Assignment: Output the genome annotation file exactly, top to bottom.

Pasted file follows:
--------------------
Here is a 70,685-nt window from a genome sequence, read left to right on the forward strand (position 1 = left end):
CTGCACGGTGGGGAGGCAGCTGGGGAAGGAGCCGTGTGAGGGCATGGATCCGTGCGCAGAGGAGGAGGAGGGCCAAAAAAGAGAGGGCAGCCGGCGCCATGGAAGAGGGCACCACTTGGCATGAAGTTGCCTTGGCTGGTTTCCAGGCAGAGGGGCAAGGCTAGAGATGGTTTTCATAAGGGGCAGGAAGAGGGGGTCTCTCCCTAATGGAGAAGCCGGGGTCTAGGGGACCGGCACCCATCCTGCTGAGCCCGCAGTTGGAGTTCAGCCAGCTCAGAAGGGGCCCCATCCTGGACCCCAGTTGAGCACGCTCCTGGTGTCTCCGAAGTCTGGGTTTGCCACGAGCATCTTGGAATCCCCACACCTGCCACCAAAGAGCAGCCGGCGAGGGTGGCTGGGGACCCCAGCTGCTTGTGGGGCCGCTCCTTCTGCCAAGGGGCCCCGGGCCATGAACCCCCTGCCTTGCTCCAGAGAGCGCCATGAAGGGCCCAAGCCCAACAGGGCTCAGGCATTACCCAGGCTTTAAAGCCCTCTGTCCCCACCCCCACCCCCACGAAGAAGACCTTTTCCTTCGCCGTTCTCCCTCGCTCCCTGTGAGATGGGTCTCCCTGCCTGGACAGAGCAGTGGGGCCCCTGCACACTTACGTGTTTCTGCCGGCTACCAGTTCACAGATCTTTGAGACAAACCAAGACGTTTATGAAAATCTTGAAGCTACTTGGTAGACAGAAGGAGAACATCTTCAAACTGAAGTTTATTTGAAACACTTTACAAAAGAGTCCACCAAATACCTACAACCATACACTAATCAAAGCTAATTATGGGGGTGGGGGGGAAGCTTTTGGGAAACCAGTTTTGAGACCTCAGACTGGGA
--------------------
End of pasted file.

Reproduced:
Here is a 70,685-nt window from a genome sequence, read left to right on the forward strand (position 1 = left end):
CTGCACGGTGGGGAGGCAGCTGGGGAAGGAGCCGTGTGAGGGCATGGATCCGTGCGCAGAGGAGGAGGAGGGCCAAAAAAGAGAGGGCAGCCGGCGCCATGGAAGAGGGCACCACTTGGCATGAAGTTGCCTTGGCTGGTTTCCAGGCAGAGGGGCAAGGCTAGAGATGGTTTTCATAAGGGGCAGGAAGAGGGGGTCTCTCCCTAATGGAGAAGCCGGGGTCTAGGGGACCGGCACCCATCCTGCTGAGCCCGCAGTTGGAGTTCAGCCAGCTCAGAAGGGGCCCCATCCTGGACCCCAGTTGAGCACGCTCCTGGTGTCTCCGAAGTCTGGGTTTGCCACGAGCATCTTGGAATCCCCACACCTGCCACCAAAGAGCAGCCGGCGAGGGTGGCTGGGGACCCCAGCTGCTTGTGGGGCCGCTCCTTCTGCCAAGGGGCCCCGGGCCATGAACCCCCTGCCTTGCTCCAGAGAGCGCCATGAAGGGCCCAAGCCCAACAGGGCTCAGGCATTACCCAGGCTTTAAAGCCCTCTGTCCCCACCCCCACCCCCACGAAGAAGACCTTTTCCTTCGCCGTTCTCCCTCGCTCCCTGTGAGATGGGTCTCCCTGCCTGGACAGAGCAGTGGGGCCCCTGCACACTTACGTGTTTCTGCCGGCTACCAGTTCACAGATCTTTGAGACAAACCAAGACGTTTATGAAAATCTTGAAGCTACTTGGTAGACAGAAGGAGAACATCTTCAAACTGAAGTTTATTTGAAACACTTTACAAAAGAGTCCACCAAATACCTACAACCATACACTAATCAAAGCTAATTATGGGGGTGGGGGGGAAGCTTTTGGGAAACCAGTTTTGAGACCTCAGACTGGGA